August 11, 2015 is the day Pretty Little Liars (2010-) unmasked ‘A’, a day five years in the making: (Spoiler) ‘A’ is CeCe Drake (Vanessa Ray) on PLL. I write about this reveal not just from a personal investment in the show or because it comprises a part of my PhD dissertation, but because of how the reveal divided the fandom and the popular entertainment news media. I write about it for its importance in LGBT television history: PLL already pushes the boundaries and has been lauded for its progressive depiction of same sex relationships to a 12-24 year old demographic (GLAAD Network Responsibility Index 2010-2015). In its current season, PLL has incorporated into its narrative world a transgender villainess. CeCe Drake, nee Charles DiLaurentis who takes the name Charlotte after her transition, was revealed in the first 5 minutes of the mid-summer season 6 finale as being not only the infamous ‘A’, but also being born the eldest DiLaurentis son who transitioned from male to female during her time in Radley Sanitarium. This reveal upended arguably the most popular and widely accepted theory in regards to ‘A’s identity; a theory that was so popular, portions of it were published in a Bustle article (Kaitlin Reilly 20 April 2015 http://bit.ly/1PJiejo). Therefore I investigate the fan responses to this reveal by way of fan produced editorials published on entertainment websites. Each of the published articles come from self-identifying fans. I have opted to explore these particular responses from these types of sources to reduce the likelihood of revealing fan identities. What this blog entry investigates more broadly are the trans-positive and transphobic discourses that emerged immediately after CeCe Drake was unmasked as ‘A’ and how these discourses situated fans into four distinct camps: anti-CeCe because of her transgender identity; anti-CeCe for the negative representations her transgender identity promoted; ambivalence towards CeCe as ‘A’, yet wary about how transgender identity was promoted; and pro-CeCe, because a character was represented as transgender.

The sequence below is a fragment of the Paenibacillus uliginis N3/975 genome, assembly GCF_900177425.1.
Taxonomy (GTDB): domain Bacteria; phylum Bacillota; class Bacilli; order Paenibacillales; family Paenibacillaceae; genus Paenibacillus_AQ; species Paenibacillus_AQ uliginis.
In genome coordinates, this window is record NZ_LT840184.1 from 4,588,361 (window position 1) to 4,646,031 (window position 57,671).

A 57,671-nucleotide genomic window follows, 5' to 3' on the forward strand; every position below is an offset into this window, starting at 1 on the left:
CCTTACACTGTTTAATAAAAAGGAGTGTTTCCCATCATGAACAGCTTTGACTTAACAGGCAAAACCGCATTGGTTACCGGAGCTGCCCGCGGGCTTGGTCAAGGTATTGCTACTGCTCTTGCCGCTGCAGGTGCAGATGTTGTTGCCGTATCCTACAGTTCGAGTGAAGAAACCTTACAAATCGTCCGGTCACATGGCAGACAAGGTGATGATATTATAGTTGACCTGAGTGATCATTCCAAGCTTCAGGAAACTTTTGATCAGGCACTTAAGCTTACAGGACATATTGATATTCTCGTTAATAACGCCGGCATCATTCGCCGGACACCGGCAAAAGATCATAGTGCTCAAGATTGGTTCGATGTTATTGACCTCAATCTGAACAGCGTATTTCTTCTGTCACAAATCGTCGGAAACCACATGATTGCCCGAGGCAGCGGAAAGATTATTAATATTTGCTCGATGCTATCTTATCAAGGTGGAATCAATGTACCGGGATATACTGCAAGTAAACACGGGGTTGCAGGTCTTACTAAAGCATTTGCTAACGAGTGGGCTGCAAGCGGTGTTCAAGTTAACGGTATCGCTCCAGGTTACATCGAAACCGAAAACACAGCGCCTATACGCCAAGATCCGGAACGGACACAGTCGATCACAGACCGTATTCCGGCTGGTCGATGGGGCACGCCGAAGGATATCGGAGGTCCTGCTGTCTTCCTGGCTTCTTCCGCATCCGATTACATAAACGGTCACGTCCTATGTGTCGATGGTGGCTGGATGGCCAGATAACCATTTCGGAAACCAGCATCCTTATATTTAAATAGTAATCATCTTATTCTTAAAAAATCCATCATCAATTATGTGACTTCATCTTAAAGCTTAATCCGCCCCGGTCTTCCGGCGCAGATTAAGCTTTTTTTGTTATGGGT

While the reveal was a monumental one, the reactions to CeCe as ‘A’ highlighted how this fandom was ill prepared to have a transgender character in the PLL universe. I say this not because they rejected a transgender representation per se, but because they rejected what some fans called ‘jumping on the bandwagon’. They claimed that the producers were following a media trend in order to gain notoriety and a larger viewership, pointing to Caitlyn Jenner, Laverne Cox and ABC Family’s new show Becoming US (2015-) as evidence of this. In light of this, I. Marlene King responded to fans in an interview with Entertainment Tonight arguing: ‘I’m glad that there is a transgender trend anyways, but we certainly did not jump on the bandwagon. I like that we started it three and a half years ago without knowing it’ (12 August 2015 http://et.tv/1KhMThy). King’s response should be taken lightly, because there is no published evidence to corroborate her claim that this reveal was in the works from the start of production for season 3. There is of course textual evidence to support CeCe Drake being ‘A’, which many fans have identified after the fact; but in spite of her public statement, some still feel that she is perpetuating a trend to represent transgender identities on the silver screen.
Broadly speaking, there are four camps that fan responses fall into: complete rejection of the reveal, owing to the fact that A is both CeCe and transgender; rejection of the reveal for further vilifying transgender people as innately inhuman and monstrous; ambivalence towards CeCe as A, yet wary about representing a transgender female in this manner; and, finally, wholly accepting of the reveal and with positive attitudes toward CeCe being represented as transgender. Personally, I fall into the third category, as I was primarily happy with CeCe being A, but concurrently wary about how CeCe’s transgender identity could be construed as the sole reason for her villainess status. However, I would like to highlight that the majority of fans rejected the transphobic responses of some fans within the fandom, particularly when referring to CeCe as ‘it’ or ‘they’.